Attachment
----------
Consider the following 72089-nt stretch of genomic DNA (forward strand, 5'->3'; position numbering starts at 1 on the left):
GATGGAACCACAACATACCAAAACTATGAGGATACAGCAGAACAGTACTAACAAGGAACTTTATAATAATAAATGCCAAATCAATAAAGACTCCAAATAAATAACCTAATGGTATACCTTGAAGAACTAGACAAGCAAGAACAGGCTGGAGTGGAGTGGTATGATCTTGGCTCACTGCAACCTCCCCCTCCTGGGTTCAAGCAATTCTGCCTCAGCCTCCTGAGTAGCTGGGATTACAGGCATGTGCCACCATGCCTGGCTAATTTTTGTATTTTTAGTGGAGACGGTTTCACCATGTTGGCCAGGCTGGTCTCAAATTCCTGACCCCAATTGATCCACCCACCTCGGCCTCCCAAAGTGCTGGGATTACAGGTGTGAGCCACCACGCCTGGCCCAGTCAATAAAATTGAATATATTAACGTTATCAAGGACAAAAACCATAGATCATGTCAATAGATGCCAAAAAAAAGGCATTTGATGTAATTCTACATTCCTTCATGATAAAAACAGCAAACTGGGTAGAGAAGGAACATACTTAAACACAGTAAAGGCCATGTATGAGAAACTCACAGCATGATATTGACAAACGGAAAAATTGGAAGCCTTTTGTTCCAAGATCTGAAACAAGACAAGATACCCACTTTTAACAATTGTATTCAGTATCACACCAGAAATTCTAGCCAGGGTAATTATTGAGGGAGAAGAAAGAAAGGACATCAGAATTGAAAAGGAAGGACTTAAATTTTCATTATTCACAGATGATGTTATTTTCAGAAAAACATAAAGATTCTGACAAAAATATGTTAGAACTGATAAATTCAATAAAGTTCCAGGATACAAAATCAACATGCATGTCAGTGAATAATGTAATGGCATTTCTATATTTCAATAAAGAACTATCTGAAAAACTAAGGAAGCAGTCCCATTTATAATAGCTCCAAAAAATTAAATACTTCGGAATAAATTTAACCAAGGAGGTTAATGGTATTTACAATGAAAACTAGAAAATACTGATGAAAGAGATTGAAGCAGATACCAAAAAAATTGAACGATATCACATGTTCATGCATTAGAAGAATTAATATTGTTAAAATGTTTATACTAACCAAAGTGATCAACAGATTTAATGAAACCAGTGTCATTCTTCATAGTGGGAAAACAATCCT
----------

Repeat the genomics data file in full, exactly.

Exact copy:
Consider the following 72089-nt stretch of genomic DNA (forward strand, 5'->3'; position numbering starts at 1 on the left):
GATGGAACCACAACATACCAAAACTATGAGGATACAGCAGAACAGTACTAACAAGGAACTTTATAATAATAAATGCCAAATCAATAAAGACTCCAAATAAATAACCTAATGGTATACCTTGAAGAACTAGACAAGCAAGAACAGGCTGGAGTGGAGTGGTATGATCTTGGCTCACTGCAACCTCCCCCTCCTGGGTTCAAGCAATTCTGCCTCAGCCTCCTGAGTAGCTGGGATTACAGGCATGTGCCACCATGCCTGGCTAATTTTTGTATTTTTAGTGGAGACGGTTTCACCATGTTGGCCAGGCTGGTCTCAAATTCCTGACCCCAATTGATCCACCCACCTCGGCCTCCCAAAGTGCTGGGATTACAGGTGTGAGCCACCACGCCTGGCCCAGTCAATAAAATTGAATATATTAACGTTATCAAGGACAAAAACCATAGATCATGTCAATAGATGCCAAAAAAAAGGCATTTGATGTAATTCTACATTCCTTCATGATAAAAACAGCAAACTGGGTAGAGAAGGAACATACTTAAACACAGTAAAGGCCATGTATGAGAAACTCACAGCATGATATTGACAAACGGAAAAATTGGAAGCCTTTTGTTCCAAGATCTGAAACAAGACAAGATACCCACTTTTAACAATTGTATTCAGTATCACACCAGAAATTCTAGCCAGGGTAATTATTGAGGGAGAAGAAAGAAAGGACATCAGAATTGAAAAGGAAGGACTTAAATTTTCATTATTCACAGATGATGTTATTTTCAGAAAAACATAAAGATTCTGACAAAAATATGTTAGAACTGATAAATTCAATAAAGTTCCAGGATACAAAATCAACATGCATGTCAGTGAATAATGTAATGGCATTTCTATATTTCAATAAAGAACTATCTGAAAAACTAAGGAAGCAGTCCCATTTATAATAGCTCCAAAAAATTAAATACTTCGGAATAAATTTAACCAAGGAGGTTAATGGTATTTACAATGAAAACTAGAAAATACTGATGAAAGAGATTGAAGCAGATACCAAAAAAATTGAACGATATCACATGTTCATGCATTAGAAGAATTAATATTGTTAAAATGTTTATACTAACCAAAGTGATCAACAGATTTAATGAAACCAGTGTCATTCTTCATAGTGGGAAAACAATCCT